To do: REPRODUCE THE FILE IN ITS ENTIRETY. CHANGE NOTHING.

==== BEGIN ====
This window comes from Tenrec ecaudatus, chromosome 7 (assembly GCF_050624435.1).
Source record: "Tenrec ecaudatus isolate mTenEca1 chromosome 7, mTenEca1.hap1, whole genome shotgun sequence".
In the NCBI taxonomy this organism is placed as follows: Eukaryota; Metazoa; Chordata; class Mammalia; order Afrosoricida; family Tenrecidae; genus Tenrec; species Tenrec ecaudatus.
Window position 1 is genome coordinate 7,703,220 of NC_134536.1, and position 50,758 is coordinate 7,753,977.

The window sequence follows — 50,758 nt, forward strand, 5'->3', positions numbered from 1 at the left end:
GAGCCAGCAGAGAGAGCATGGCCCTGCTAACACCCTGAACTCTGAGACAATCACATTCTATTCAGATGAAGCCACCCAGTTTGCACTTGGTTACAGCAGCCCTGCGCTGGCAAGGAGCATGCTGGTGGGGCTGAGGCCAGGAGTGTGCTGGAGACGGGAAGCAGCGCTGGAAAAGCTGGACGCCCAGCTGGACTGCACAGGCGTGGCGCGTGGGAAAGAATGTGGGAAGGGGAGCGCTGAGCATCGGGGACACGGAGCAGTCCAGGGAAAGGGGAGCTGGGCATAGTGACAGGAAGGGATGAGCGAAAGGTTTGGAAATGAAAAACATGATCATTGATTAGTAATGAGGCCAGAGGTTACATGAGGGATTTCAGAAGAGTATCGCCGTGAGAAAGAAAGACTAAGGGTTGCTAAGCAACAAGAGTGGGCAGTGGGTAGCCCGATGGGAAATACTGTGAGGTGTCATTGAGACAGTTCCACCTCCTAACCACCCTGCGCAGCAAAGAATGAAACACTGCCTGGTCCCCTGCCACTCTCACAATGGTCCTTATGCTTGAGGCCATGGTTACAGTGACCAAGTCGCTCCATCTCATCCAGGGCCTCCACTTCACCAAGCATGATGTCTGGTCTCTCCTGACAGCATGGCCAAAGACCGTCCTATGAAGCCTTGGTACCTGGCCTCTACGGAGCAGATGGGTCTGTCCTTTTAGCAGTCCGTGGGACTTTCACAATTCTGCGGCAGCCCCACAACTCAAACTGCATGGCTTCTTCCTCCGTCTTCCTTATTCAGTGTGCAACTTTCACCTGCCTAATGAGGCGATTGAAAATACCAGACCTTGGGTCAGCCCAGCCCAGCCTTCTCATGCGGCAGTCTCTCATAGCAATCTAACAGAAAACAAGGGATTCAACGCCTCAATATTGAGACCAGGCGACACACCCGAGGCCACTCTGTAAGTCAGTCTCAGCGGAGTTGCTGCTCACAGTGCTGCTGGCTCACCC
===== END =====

This window comes from Tenrec ecaudatus, chromosome 7 (assembly GCF_050624435.1).
Source record: "Tenrec ecaudatus isolate mTenEca1 chromosome 7, mTenEca1.hap1, whole genome shotgun sequence".
In the NCBI taxonomy this organism is placed as follows: Eukaryota; Metazoa; Chordata; class Mammalia; order Afrosoricida; family Tenrecidae; genus Tenrec; species Tenrec ecaudatus.
Window position 1 is genome coordinate 7,703,220 of NC_134536.1, and position 50,758 is coordinate 7,753,977.

The window sequence follows — 50,758 nt, forward strand, 5'->3', positions numbered from 1 at the left end:
GAGCCAGCAGAGAGAGCATGGCCCTGCTAACACCCTGAACTCTGAGACAATCACATTCTATTCAGATGAAGCCACCCAGTTTGCACTTGGTTACAGCAGCCCTGCGCTGGCAAGGAGCATGCTGGTGGGGCTGAGGCCAGGAGTGTGCTGGAGACGGGAAGCAGCGCTGGAAAAGCTGGACGCCCAGCTGGACTGCACAGGCGTGGCGCGTGGGAAAGAATGTGGGAAGGGGAGCGCTGAGCATCGGGGACACGGAGCAGTCCAGGGAAAGGGGAGCTGGGCATAGTGACAGGAAGGGATGAGCGAAAGGTTTGGAAATGAAAAACATGATCATTGATTAGTAATGAGGCCAGAGGTTACATGAGGGATTTCAGAAGAGTATCGCCGTGAGAAAGAAAGACTAAGGGTTGCTAAGCAACAAGAGTGGGCAGTGGGTAGCCCGATGGGAAATACTGTGAGGTGTCATTGAGACAGTTCCACCTCCTAACCACCCTGCGCAGCAAAGAATGAAACACTGCCTGGTCCCCTGCCACTCTCACAATGGTCCTTATGCTTGAGGCCATGGTTACAGTGACCAAGTCGCTCCATCTCATCCAGGGCCTCCACTTCACCAAGCATGATGTCTGGTCTCTCCTGACAGCATGGCCAAAGACCGTCCTATGAAGCCTTGGTACCTGGCCTCTACGGAGCAGATGGGTCTGTCCTTTTAGCAGTCCGTGGGACTTTCACAATTCTGCGGCAGCCCCACAACTCAAACTGCATGGCTTCTTCCTCCGTCTTCCTTATTCAGTGTGCAACTTTCACCTGCCTAATGAGGCGATTGAAAATACCAGACCTTGGGTCAGCCCAGCCCAGCCTTCTCATGCGGCAGTCTCTCATAGCAATCTAACAGAAAACAAGGGATTCAACGCCTCAATATTGAGACCAGGCGACACACCCGAGGCCACTCTGTAAGTCAGTCTCAGCGGAGTTGCTGCTCACAGTGCTGCTGGCTCACCC